It had to happen in March which, ironically, is National Women’s Month. At a recent signing of a memorandum of agreement with the Metro… Read More »Excuse me, women empowerment is not family abandonment
Jane T. Uymatiao is known as @citizenjaneph. She spent more than 15 years as an IT auditor/consultant at an accounting firm and another 2.5 years as VP-Head of a bank's Corporate Planning Division. She has been blogging for about 16 years now and is one of the early adopters of social media. She believes in active citizen engagement, pushing for transparency and good governance, and is often tapped to speak on social media-related topics. Her personal blogs are: yoga and wellness (yoginifrommanila.com), tech (titatechie.com), lifestyle (philippinebeat.com), and personal (janeuymatiao.com) Jane has a Master’s degree in Business Administration, major in International Business with a focus on Strategic Management, from the Wharton School, University of Pennsylvania. She is also a certified yin yoga teacher. More details at www.linkedin.com/in/janeuymatiao Updated: August 2022
This week, Philippine stakeholders will come together for the first Philippine Telecoms Summit 2017 over two days, March 9 and 10, 2017.
The telecoms summit carries the theme “Telecommunications for Nation Building: National Consensus and Solutions for Progress” — aiming to serve as a vehicle towards better internet and telecoms services . The Philippine Chamber of Telecommunications Operators (PCTO), in partnership with the Department of Information and Communications Technology (DICT), will be bringing together various industry stakeholders — government agencies and regulators, industry players, experts, and consumers in one event. Expected to be at the forefront in all the panel discussions are the problems and issues surrounding the state of telecommunications today.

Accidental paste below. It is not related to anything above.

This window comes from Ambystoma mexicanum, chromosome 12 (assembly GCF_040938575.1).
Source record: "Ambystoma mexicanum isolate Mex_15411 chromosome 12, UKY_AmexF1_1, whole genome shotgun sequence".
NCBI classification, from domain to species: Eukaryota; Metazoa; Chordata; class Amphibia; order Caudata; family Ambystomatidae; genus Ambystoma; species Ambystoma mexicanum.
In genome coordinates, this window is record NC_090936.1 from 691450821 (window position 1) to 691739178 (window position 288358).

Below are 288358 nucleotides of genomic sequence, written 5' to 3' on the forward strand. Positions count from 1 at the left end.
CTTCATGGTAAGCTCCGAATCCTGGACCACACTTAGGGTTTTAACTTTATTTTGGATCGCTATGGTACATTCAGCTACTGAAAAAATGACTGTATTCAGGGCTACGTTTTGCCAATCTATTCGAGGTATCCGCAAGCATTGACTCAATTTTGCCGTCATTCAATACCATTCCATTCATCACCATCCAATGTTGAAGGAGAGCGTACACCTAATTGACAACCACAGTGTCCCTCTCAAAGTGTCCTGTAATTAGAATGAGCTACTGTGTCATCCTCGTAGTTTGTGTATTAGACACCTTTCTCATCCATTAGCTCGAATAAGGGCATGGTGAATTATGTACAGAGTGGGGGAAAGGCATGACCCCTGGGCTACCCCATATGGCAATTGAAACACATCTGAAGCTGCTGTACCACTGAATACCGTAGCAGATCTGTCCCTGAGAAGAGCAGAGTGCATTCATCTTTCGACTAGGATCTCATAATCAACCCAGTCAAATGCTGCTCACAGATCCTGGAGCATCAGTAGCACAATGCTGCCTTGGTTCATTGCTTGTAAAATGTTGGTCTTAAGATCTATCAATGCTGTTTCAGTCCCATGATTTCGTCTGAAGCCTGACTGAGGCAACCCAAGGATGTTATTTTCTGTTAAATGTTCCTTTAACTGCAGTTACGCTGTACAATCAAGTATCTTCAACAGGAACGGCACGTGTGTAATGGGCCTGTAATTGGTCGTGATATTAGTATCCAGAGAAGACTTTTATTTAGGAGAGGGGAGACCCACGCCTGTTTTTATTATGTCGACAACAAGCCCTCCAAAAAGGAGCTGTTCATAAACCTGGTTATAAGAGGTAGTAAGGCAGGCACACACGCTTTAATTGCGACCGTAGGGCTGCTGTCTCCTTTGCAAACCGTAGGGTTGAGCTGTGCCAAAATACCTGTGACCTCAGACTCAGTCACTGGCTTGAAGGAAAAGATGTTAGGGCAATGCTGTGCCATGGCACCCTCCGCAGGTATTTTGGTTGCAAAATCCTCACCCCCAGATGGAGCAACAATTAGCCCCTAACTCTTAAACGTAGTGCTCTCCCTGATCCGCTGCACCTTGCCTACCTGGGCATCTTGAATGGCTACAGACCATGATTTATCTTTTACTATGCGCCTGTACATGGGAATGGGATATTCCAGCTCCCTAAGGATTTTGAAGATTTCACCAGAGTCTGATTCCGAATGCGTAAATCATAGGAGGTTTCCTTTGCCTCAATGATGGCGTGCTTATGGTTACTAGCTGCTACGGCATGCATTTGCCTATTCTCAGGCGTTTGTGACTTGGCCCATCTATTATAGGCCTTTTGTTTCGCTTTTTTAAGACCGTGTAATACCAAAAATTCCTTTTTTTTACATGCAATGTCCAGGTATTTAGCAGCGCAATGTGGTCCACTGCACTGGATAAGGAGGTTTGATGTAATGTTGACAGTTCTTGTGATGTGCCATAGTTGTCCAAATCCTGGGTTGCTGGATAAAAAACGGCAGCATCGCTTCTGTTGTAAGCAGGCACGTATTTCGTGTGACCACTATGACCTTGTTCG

After a computer at the Office of the Election Officer (OEO) in Wao, Lanao del Sur was stolen last January 11, 2017, the National Privacy Commission (NPC) ordered the Commission on Elections (COMELEC) to take serious steps to address its vulnerabilities. Are we looking at Comeleak Part 2?
Let me start with the facts surrounding the robbery then add my perspective.
Between March 20 and 27, 2016, the largest data breach on a government-held personal database (dubbed Comeleak), happened when personal information of voters were accessed and downloaded from Comelec’s databases and published publicly by a hacker group.
In a decision dated December 28, 2016, the National Privacy Commission (NPC) found the Commission on Elections (COMELEC) liable for violating the Data Privacy Act of 2012 (or Republic Act No. 10173). It has also recommended criminal prosecution against COMELEC Chairman J. Andres D. Bautista, being the head of the agency.
The decision on NPC Case No. 16-001, described Bautista’s reaction to the breach as a “lack of appreciation” of what data protection really involves. “Data privacy is more than the deployment of technical security; it also includes the implementation of physical and organizational measures, as well as regular review, evaluation, and updating of COMELEC’s privacy and security policies and practices.”